Temple food: next wave in K-cuisine

The temple has been leveraging its expertise in temple food through its temple stay and food experience programs for the masses.

Sam Kass, the then White House assistant chef, visited the Jinkwan Temple in 2014.

According to temple officials, Kass decided to visit the temple after reading its brochure.

During his visit, the American chef tried his hand at making bean-soup-based cold noodles and water pickle kimchi.

On the day of the interview, Monk Kae Ho, a Bikkhuni monk, was talking to officials from various temples around Seoul who had visited to learn more about temple food.

She spoke rapidly to the officials, spreading her wisdom on temple food cooking with every second. "When we are making food, our minds should be peaceful and clean," said Monk Kae Ho.

During the interview, she prepared two representative temple dishes for early autumn: a nutritious rice dish cooked with chestnuts and ginkgo in a stone pot and grilled "deodeok" or mountain herb. She did not use "ohshinchae"or the five ingredients often used in Korean cooking, namely garlic, green onions, leeks, wild rocambole and Chinese squill.

This is because these five ingredients bring bad luck, evil spirits and lust according to the Tripitaka or the various disciplinary rules, discourses and teachings of Buddha and Buddhism. "Because temple food is consumed for the Zen practice, for meditation, the five ingredients are not used," the chief monk said but added that it is okay to add small amounts for the lay believers.

The dishes, which were prepared in only 30 minutes, were delicious and comforting to the stomach. They tasted differently from the temple food this reporter had eaten nearly three decades ago, which was bland and seemed to consist only of rice and mushrooms.

Temple food is supposed to be bland because it's food made of natural ingredients and food that is consumed not to fatten ourselves but to help us meditate," said Jeong Mi, the chief monk's culinary assistant and head of a temple food research team at the Jinkwan Temple's Temple Food Research Institute. On that day, however, Monk Kae Ho made an exception, using an abundant amount of soy sauce, red chili pepper paste, salt and grain syrup.

While preparing the dishes, the chief monk advised eating cold and sweet food in the fall, during which the body is recovering from the heat during the summer. In addition, she recommended eating smooth, sour and salty food in the summer as the body sweats a lot; spicy, salty, sour and sweet food in the winter and bitter and sour food in the spring to strengthen the bronchial tubes.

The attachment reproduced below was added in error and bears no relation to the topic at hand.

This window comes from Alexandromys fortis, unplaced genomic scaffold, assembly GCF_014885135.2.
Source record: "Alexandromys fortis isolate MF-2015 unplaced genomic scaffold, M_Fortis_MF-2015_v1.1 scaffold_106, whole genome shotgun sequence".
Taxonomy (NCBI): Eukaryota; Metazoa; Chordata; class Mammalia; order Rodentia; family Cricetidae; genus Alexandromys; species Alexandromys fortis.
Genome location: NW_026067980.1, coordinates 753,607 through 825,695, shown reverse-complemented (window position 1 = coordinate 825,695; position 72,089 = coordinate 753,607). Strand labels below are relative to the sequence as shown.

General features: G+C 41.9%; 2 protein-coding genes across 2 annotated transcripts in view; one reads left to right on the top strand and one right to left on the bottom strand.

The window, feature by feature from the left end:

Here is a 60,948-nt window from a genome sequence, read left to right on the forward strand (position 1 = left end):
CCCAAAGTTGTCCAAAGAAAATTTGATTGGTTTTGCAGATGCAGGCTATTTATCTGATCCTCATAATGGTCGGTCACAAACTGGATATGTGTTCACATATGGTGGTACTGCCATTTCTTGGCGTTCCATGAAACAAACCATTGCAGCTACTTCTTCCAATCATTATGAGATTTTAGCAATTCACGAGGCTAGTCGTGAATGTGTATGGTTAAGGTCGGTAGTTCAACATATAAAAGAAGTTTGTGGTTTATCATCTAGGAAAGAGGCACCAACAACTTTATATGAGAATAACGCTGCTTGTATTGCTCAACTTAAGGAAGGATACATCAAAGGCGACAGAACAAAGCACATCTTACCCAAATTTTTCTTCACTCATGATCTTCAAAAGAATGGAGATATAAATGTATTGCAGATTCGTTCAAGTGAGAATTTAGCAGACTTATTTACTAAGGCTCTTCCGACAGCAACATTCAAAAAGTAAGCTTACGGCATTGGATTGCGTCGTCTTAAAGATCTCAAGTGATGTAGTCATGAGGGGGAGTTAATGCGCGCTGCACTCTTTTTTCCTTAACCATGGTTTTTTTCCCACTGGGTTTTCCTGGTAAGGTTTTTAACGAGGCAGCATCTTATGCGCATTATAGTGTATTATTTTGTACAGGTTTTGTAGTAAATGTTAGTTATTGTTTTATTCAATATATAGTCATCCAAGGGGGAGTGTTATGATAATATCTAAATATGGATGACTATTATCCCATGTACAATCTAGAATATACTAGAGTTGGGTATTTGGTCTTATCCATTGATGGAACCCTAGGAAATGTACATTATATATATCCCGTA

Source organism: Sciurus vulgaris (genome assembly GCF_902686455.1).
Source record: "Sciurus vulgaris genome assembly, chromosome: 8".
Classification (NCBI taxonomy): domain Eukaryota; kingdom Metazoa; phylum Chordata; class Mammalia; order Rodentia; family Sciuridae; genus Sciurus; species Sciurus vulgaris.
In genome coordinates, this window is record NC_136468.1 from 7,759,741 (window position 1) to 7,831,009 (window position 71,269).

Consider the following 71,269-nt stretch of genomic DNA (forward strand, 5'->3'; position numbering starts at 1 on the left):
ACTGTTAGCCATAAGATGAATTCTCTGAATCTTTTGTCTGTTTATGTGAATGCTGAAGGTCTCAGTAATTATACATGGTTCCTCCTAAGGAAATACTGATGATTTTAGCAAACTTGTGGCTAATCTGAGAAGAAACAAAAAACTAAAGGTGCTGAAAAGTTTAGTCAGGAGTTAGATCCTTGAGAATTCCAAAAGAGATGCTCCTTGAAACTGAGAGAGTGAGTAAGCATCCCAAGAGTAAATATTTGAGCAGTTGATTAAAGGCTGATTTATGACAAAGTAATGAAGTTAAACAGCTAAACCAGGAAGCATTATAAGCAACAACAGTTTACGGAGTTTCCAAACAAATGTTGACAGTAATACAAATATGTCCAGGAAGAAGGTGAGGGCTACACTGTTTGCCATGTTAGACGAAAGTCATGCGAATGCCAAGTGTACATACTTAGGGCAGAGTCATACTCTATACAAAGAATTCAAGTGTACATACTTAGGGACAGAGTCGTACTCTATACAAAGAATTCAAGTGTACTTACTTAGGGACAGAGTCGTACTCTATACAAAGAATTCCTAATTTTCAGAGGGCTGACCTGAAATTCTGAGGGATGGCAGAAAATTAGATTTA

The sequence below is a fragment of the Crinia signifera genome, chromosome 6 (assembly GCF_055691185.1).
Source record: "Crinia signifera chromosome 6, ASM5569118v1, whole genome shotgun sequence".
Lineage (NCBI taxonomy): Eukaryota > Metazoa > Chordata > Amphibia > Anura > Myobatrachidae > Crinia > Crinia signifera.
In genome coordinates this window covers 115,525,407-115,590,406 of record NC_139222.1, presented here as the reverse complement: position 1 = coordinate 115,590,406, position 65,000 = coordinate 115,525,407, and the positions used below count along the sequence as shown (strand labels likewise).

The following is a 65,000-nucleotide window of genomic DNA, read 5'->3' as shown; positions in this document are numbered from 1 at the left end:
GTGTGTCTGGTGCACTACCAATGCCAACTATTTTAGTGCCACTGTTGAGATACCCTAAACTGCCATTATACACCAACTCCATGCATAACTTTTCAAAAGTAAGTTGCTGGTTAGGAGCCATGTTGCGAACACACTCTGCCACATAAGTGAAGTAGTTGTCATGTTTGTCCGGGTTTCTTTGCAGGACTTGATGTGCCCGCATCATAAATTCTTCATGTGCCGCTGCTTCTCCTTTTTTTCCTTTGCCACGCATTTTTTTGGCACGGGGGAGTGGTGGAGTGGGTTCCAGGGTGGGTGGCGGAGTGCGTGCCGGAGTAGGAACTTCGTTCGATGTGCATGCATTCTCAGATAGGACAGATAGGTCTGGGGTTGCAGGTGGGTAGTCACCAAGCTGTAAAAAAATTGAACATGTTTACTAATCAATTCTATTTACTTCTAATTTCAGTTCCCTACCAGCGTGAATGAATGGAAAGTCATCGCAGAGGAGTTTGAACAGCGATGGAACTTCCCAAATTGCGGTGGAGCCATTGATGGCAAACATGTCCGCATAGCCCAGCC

For 600 years, the Jinkwan Temple has been the bastion of temple food, despite the presence of numerous other temples around the nation, because it used to execute the grand national Buddhist ritual of "suryukje" or wishing and leading the soul of the dead to heaven through sutra-chanting, food ceremony and ritual.

Chief Monk Kyeho said she accumulated her culinary know-how by having to cook for venerable monks such as Ven. Seongcheol, who used to stay at the Jinkwan Temple. With the introduction of the temple stay program when Korea co-hosted the 2002 FIFA World Cup, the broader public was introduced to temple food. Because of the virtual non-taste and lack of ohshinchae and animal proteins such as meat, seafood and egg, not everyone became a fan of temple food.

But well-known experts such as Monk Daean and Monk Seonjae at the Jangan Temple in Bundang have published books on temple food, and as healthy eating continues to spread in Korea and the world, temple food could become more popular.

"The distinctive quality of Korean temple food is that it's the food of meditation, but we also grow the ingredients to make the food more attractive to the masses," said Monk Kae Ho after the demonstration. When asked if adhering to Buddhist principles regarding food means disregarding taste, the chief monk said "No." "We consider taste," she said, explaining that taste is an important part of the Buddhism community's efforts to reach out to the broader public. She says the community is making these efforts "because people can heal through food, just as they heal through meditation.

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